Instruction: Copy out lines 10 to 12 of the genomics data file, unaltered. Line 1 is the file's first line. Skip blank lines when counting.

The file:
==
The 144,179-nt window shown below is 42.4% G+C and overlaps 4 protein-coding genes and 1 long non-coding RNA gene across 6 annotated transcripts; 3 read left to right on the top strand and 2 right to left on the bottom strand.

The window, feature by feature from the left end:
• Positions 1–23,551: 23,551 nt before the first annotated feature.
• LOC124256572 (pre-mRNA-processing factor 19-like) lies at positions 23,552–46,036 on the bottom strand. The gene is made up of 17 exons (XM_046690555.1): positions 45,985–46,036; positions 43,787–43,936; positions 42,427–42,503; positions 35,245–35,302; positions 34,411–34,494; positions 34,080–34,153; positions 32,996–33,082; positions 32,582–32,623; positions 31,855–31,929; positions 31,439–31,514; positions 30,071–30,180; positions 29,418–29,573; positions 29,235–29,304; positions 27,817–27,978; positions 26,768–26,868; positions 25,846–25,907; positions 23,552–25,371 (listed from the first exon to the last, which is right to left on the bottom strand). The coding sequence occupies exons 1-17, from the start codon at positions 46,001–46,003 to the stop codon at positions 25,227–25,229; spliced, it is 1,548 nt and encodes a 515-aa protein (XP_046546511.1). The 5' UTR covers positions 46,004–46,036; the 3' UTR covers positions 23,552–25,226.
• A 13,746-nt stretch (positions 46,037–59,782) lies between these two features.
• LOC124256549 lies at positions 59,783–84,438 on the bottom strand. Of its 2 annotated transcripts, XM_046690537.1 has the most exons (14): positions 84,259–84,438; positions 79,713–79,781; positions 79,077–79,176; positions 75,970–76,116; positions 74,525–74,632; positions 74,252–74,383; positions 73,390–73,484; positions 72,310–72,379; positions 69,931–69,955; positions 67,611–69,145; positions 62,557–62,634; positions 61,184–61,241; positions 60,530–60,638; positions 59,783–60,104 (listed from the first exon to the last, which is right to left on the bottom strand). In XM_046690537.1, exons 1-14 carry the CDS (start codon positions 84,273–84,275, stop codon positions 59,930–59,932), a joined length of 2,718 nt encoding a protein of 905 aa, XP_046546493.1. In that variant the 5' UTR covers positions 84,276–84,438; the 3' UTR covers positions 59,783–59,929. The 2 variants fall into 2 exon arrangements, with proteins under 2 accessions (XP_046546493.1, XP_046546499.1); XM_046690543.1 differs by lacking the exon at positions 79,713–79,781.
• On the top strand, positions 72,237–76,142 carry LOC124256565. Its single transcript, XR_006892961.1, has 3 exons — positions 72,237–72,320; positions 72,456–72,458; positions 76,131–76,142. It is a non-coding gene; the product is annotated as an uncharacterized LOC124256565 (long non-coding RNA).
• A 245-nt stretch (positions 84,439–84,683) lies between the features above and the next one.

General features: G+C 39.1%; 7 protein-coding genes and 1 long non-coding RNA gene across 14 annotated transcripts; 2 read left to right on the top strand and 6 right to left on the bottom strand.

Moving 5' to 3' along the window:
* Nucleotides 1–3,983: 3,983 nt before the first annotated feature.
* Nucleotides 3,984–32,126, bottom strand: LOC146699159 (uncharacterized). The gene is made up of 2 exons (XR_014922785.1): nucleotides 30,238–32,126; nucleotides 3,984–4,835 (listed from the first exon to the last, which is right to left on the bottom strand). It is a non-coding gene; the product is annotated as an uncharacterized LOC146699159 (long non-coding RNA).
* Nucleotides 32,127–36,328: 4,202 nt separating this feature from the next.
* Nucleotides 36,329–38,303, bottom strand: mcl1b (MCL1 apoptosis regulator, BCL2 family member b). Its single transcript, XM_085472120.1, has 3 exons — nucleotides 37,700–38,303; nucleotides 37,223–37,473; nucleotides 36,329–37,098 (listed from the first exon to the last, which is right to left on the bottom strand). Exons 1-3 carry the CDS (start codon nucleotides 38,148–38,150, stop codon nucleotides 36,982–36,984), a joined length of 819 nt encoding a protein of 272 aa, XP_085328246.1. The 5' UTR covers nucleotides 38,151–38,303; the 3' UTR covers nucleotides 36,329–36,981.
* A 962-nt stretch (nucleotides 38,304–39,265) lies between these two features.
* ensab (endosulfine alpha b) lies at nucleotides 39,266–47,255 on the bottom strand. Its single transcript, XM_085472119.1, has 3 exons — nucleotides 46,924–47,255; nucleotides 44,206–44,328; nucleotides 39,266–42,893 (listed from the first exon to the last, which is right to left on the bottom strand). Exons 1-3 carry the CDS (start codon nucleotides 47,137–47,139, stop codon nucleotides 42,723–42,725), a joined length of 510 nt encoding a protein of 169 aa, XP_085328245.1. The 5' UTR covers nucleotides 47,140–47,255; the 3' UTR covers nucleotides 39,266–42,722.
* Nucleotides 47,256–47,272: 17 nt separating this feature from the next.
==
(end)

Moving 5' to 3' along the window:
* Nucleotides 1–3,983: 3,983 nt before the first annotated feature.
* Nucleotides 3,984–32,126, bottom strand: LOC146699159 (uncharacterized). The gene is made up of 2 exons (XR_014922785.1): nucleotides 30,238–32,126; nucleotides 3,984–4,835 (listed from the first exon to the last, which is right to left on the bottom strand). It is a non-coding gene; the product is annotated as an uncharacterized LOC146699159 (long non-coding RNA).